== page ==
DSP is indeed a cytoplasmic plaque protein with no transmembrane domains produced by alternative splicing of the same mRNA into two isoforms, DSPI and DSPII [171, 172]. These isoforms' globular head and tail domains are identical at the C and N termini, but the rod domain that connects them differs in length [173]. About 2–12% of all ARVC cases are caused due to DSP mutations [169, 174]. Recent investigations claim that Desmoplakin mutation Gly2375Arg has been documented in a syndrome expressing with ARVC, and other dominant mutations in desmoplakin and plakophilin‐2 have also been correlated with non‐syndromic ARVC [146, 175,176,177,178]. Thus, specific missense desmoplakin mutations may cause ARVC, characterized by severe left ventricular involvement, fibrosis, and abrupt mortality. Further, research revealed that the primary impact of DSP R451G is significantly contributed to protein cleavage by Calpin, contributing to desmoplakin deficiency [179]. Modern-day studies have also demonstrated that mutations that affect ion channel function could also be a cause or modulator of ARVC [180, 181].

Plakoglobin (JUP)

JUP codes for junction plakoglobin protein, situated on chromosome 17q21.2. It comprises 14 exons, spreading over roughly 42 kilobases [182]. Human JUP can be partitioned into three locales: the C-terminal, 12 ARM repeats domain, and N-terminal [183]. JUP gene is associated with diffuse palmoplantar keratoderma, skin fragility, ARVC [184]. Until now, 41 changes of JUP have been discovered in patients with ARVC and cutaneous ailment issues. The p.R577C mutation is situated in the 10th ARM repeat domain of the JUP gene [185]. However, previous reports have exhibited that this conserved domain has a pivotal part in desmosomes activity. In addition, one mutation (p.Q539X) was accounted to cause epidermolysis bullosa, and another modification (p.V603L) was recognized in ARVC patients in the 10th ARM region [186]. In a blend of Sanger sequencing and bioinformatics investigation, a de novo mutation (c.1729C>T/p.R577C) of JUP was found in suspected ARVC patients from southern China. The specified modification means that arginine is substituted by cysteine in the location codon 577 of JUP [187]. With the application of bioinformatical knowledge, the cross-species alignment analysis of JUP amino acid sequences uncovered that this mutated site was a profoundly conserved domain. Western Blot method revealed that JUP directly affects Connexin 43 and DSG2 expression, related to desmosome junction stability. Cardiovascular-related interpretations presented age-associated penetrance of ARVC. Hence, phenotypically young ordinary patients with biallelic JUP changes ought to be checked for improvement of ARVC [188].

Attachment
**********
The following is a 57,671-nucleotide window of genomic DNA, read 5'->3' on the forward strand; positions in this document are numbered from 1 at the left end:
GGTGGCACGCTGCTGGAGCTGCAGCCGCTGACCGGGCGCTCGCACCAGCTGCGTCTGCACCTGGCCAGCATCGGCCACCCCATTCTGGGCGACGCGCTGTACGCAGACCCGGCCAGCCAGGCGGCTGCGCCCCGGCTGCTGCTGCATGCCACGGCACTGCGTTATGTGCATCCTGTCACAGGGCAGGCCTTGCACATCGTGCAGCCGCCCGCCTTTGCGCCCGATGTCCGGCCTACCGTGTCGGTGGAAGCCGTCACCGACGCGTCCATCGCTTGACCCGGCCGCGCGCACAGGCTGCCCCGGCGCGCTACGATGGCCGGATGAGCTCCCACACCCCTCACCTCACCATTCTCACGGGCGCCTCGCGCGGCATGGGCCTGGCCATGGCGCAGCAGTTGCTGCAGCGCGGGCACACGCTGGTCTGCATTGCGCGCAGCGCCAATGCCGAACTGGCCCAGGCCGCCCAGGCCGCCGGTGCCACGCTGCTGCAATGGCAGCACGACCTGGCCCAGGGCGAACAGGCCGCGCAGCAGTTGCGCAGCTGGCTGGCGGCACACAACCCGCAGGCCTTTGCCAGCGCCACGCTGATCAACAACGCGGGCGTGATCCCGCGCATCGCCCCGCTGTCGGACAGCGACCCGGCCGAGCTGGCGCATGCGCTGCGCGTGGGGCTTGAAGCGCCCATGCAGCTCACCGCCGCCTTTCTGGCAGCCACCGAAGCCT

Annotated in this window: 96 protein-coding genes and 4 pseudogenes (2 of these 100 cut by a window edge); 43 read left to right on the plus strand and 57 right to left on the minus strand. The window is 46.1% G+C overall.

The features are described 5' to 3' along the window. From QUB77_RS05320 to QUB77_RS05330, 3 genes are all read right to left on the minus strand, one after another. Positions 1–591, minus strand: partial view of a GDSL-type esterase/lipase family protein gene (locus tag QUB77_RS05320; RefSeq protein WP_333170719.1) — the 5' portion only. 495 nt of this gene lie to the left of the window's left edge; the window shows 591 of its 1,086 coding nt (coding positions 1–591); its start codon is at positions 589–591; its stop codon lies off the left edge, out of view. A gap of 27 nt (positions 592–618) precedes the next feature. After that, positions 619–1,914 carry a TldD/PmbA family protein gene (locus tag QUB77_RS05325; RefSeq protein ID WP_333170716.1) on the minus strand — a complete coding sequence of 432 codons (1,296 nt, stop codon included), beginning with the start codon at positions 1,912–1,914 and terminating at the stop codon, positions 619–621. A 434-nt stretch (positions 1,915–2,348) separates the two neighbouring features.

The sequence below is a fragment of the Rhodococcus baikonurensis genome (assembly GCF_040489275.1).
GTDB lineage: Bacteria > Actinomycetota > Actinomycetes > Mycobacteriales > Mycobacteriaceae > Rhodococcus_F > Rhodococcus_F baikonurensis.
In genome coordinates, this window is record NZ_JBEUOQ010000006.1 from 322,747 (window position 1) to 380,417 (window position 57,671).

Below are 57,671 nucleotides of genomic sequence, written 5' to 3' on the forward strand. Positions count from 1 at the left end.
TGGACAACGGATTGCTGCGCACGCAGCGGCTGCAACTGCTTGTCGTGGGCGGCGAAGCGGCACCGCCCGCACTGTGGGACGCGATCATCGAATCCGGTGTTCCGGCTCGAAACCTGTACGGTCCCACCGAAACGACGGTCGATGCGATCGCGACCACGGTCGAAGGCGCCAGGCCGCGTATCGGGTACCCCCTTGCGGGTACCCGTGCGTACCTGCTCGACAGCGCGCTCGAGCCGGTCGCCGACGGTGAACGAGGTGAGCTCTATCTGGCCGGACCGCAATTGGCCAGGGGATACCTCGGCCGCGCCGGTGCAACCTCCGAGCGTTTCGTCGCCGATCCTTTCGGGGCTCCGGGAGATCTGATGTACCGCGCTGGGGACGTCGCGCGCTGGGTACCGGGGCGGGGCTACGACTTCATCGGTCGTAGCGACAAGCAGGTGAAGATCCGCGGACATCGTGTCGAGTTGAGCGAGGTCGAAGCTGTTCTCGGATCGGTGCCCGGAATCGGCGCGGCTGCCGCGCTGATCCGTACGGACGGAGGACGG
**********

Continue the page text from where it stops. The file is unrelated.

Titin

Titin is the most significant known human protein, and it frames the third myofilament structure traversing the sarcomere from the Z-circle to the M-band. TTN gene consisting of 364 exons codes the Titin protein [189]. The titin I-band acts as a molecular spring, creating a vital force for sarcomeric integrity maintenance. Pathogenic TTN variations lead to a broad scope of skeletal muscle and cardiovascular problems [190]. Titin-related myopathies are a heterogeneous gathering of acquired muscle problems that change as inheritance mode such as dominant and recessive, age at the beginning of ailments, the pattern of muscle activity, prognosis, and disease progression [191]. TTN variations cause muscle-related ailments like Myopathic congenital arthrogryposis, distal myopathies, and other forms of myopathies. Although dilated cardiomyopathy is associated with many genes, truncating mutations observed in the TTN gene are often found. Truncating variations in the TTN gene termed TTNtv is the most popular reason for heritable dilated cardiomyopathy (HCM). TTNtv expression causes incessant arrhythmia, and harmful ventricular arrhythmias are usually connected with severe left ventricular systolic dysfunction (LVSD) [192]. Phosphorylation levels of TnI and MyBP-C found in the left ventricles are fundamental for the length-subordinate changes in Ca2+ for healthy cardiac muscle activity. However, they are decreased in HCM patients with TTN-truncating variants [193]. The pervasiveness of TTN mutations among HCM affected subjects was analyzed in a meta-analysis by Fang HJ et al., which showed that the prevalence of familial dilated cardiomyopathy was 0.23 (95% CI 0.20–0.26), 0.17 (95% CI 0.14–0.19), and sporadic dilated cardiomyopathy was 0.16 (95% CI 0.12–0.21), respectively [194]. TTN was also listed in massively parallel sequencing in an attempt to spot rare variants of genes causing distal myopathy, cardiac muscle, and skeletal muscle diseases [195].